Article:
Iana Dreyer in Brussels -
“All the economies of the European Union are expected to grow in 2015 and 2016, the first time this has happened since 2007, ” World Bank analysts highlight in the recently released inaugural “EU Regular Economic Report”. And as growth picks up – albeit moderately – in Europe, the continent will be at the forefront of a global trade revival, Raoul Leering, head of international trade research at ING, argues in another report entitled, “The world trade comeback”.
These two insights should be keenly watched in Central and Southeast Europe, where trade remains a key engine of economic growth.
Europe accounts for 35% of world trade, but only for 25% of world output. This means it is overrepresented in world trade, Leering says. Once output growth picks up, this will translate into even higher rates of trade growth, his study argues.
The industrial ‘value-chain’ and ‘processing trade’ phenomena, in which offshoring and the relocation of manufacturing activities play a major role, contributes to explaining this. The majority of goods traded across borders are intermediate products that are imported to be processed and then re-exported. This inflates trade figures during growth periods; when output drops, trade figures drop even more. Cross-border services – from research to logistics – are also increasingly important in global production processes.
Emerging Europe has played a special role in the EU as a major offshoring destination for globally competitive Western European firms in the automotive, machinery, textiles and chemicals sectors, among others. The region's integration into European ‘value chains’ has spurred their growth and helped Western European companies become globally competitive – and explains partly the continent’s over-representation in world trade.
Compared to Eurozone and other Western European economies, Central and Southeast Europe member states have weathered the economic crisis relatively well, and their trade has remained relatively buoyant. With 3.4% and 3.6% GDP growth in 2014 respectively, Hungary and Poland have been regional star performers. Consumer demand and the rising sophistication of an increasingly prosperous and qualified Central European workforce are re-balancing trade patterns in favour of more imports in these two traditionally very export-oriented economies.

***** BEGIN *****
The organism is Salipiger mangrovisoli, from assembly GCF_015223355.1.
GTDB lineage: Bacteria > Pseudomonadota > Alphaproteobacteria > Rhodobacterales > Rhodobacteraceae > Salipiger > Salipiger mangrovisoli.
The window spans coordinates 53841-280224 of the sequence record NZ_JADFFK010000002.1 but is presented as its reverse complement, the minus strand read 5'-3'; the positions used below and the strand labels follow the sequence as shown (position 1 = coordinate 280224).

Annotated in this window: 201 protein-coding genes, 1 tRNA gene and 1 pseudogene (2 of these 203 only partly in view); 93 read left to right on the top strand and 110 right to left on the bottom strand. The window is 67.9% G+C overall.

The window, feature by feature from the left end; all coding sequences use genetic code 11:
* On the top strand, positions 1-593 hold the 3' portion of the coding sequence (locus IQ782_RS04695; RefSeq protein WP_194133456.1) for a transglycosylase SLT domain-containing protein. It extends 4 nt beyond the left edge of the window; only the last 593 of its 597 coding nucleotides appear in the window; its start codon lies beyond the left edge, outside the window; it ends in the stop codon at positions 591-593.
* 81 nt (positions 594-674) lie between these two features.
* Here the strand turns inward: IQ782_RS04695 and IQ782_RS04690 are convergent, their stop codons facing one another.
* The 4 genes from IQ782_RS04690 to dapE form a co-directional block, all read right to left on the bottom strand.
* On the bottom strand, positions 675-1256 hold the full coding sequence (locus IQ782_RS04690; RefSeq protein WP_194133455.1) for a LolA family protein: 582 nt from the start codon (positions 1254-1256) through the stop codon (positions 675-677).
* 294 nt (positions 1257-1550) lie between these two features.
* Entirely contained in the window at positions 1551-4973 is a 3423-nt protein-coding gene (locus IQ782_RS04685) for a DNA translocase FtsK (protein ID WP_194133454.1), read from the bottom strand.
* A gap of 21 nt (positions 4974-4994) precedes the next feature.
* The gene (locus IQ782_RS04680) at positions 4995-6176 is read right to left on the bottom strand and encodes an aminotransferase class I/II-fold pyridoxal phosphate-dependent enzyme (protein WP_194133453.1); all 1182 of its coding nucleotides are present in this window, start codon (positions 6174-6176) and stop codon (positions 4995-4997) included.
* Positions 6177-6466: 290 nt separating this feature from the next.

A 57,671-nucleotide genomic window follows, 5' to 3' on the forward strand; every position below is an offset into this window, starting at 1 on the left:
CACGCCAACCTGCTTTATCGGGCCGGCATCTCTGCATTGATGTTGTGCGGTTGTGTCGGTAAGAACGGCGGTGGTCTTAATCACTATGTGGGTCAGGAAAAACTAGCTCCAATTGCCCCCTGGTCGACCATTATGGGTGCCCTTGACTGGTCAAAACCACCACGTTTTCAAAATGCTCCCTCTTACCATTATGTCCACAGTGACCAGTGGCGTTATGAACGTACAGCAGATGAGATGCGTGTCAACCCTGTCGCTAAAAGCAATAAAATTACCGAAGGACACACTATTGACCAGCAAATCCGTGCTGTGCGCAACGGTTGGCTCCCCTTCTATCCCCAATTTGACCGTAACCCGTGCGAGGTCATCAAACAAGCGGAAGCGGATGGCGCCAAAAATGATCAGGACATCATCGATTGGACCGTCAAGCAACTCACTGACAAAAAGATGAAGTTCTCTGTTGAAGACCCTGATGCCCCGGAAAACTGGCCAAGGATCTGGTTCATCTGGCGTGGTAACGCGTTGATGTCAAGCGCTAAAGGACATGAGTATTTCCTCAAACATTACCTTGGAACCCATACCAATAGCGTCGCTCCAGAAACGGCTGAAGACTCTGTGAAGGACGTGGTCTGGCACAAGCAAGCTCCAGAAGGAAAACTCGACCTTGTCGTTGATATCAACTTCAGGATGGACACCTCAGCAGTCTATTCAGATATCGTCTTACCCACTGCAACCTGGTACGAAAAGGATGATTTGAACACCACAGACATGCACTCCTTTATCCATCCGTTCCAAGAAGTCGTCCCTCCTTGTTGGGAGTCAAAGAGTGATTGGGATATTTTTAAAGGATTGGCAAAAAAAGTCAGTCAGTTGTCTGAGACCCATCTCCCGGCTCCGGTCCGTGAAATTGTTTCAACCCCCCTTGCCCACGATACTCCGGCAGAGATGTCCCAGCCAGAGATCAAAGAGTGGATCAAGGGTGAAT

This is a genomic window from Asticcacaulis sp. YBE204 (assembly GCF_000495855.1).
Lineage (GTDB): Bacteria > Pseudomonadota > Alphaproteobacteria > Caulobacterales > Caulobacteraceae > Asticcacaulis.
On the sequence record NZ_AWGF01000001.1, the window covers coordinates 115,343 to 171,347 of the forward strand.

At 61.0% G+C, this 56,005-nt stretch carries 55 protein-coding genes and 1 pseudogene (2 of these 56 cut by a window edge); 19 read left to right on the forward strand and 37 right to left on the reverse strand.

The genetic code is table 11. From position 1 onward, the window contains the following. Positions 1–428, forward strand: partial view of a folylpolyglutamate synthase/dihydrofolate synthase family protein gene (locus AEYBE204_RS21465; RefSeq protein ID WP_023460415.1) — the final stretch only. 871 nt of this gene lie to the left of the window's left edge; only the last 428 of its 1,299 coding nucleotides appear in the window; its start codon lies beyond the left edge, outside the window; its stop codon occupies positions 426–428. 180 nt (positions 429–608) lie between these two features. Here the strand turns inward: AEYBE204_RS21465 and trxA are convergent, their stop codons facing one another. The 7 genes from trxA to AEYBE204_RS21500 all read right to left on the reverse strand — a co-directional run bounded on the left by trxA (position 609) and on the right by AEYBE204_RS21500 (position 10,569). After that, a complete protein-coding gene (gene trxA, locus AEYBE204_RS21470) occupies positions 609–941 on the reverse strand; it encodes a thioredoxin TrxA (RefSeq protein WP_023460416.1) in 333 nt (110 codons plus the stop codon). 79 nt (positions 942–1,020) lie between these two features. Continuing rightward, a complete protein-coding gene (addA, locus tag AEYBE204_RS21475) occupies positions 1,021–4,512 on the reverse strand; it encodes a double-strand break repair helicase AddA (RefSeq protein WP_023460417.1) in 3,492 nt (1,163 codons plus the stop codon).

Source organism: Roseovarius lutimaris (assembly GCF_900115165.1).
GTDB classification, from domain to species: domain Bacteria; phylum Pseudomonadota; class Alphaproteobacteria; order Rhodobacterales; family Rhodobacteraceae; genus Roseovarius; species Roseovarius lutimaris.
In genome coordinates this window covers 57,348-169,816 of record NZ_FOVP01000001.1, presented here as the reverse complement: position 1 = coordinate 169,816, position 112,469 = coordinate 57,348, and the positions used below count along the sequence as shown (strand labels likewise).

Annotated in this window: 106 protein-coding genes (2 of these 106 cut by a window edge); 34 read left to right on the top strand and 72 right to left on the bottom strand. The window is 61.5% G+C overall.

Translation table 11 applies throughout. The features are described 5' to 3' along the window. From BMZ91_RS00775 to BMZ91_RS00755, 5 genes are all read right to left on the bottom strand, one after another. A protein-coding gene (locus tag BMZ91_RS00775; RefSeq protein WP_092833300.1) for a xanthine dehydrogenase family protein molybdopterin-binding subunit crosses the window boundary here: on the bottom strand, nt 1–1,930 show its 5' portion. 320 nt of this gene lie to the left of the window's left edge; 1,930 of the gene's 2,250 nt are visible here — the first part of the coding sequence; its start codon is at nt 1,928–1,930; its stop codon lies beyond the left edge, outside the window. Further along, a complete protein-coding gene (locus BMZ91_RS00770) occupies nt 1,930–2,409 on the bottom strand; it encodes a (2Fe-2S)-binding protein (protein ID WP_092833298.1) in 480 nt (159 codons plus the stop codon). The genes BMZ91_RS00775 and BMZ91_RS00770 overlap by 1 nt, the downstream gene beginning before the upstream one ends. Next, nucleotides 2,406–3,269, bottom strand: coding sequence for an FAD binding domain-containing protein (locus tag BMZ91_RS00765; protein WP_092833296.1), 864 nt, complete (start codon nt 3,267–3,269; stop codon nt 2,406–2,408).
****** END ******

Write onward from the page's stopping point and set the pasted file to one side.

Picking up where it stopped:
The growth pick-up further west in Europe means Central and Southeast European industries are benefiting particularly. “The Czech Republic, Hungary, and Poland are witnessing the highest Manufacturing PMI index in the EU,” says the World Bank report.
Many economists predict that technological change such as 3D printing in manufacturing, a widely touted ‘re-shoring’ trend in industry as labour and other costs in emerging markets countries increase, could put the brakes on the kind of offshoring activities that Emerging Europe has benefited from. But this global trend hasn’t materialised yet.
Automotive companies continue to place bets on the region. A most notable example is Cooper Standard’s announcement earlier this year that it would offshore activities to Central Europe. This is because labour costs alone do not determine an offshoring decision; labour productivity and the quality of the workforce also play a big role, and these factors have been improving in the region.
In fact, proximity to the big Western European markets and EU membership remain a major advantage for Central and Southeast European countries. In an interview with bne IntelliNews, ING's Leering says: “With the labour force relatively educated and trained, Western European companies outsource more knowledge intensive tasks within their value chains”.
This not only holds true for the richer Visegrad countries that joined the EU in 2004 and attracted car and machinery manufacturers on a large scale; the poorer EU newcomers like Bulgaria, Croatia and Romania are also enjoying their own distinct style of export-led growth. Instead of relying heavily on foreign manufacturing investments as their Visegrad neighbours have over the last two decades, they export more services. Their area of excellence is information and communication technology services. “Bulgaria’s, Poland’s and Romania’s goods exports grew significantly more than in other EU countries,” says the World Bank report. “Between 2010 and 2014, Bulgaria’s, Romania’s and Poland’s export volume grew by more than 35.3 percent, 27.3 percent and and 24.2 percent respectively”.
But rising services exports are a general trend in the region. And it’s not all about tourism, which counts as a service export, but is increasingly about modern services such as research and development, management consulting and professional services, technical and trade-related services, and operational leasing. “The contribution of services to overall export growth was particularly pronounced in Bulgaria, Croatia and Romania in 2014,” says the World Bank.
Foreign firms play a dominant role in these countries’ exports. Foreign direct investment (FDI) to the region has declined significantly since the 2008 crisis, especially in construction and banking, points out the World Bank. Overall, Central and Southeast Europe countries need to take their economic reforms a step further if they want to continue to receive quality foreign investments over the medium to long term. This involves reforms to the state, rule of law and the judiciary, and more investments in knowledge and education.
But in the shorter term, there is an upside to the recent drop in FDI: “A higher share of FDI is now destined for sectors with export potential, such as manufacturing and services,” says the World Bank.
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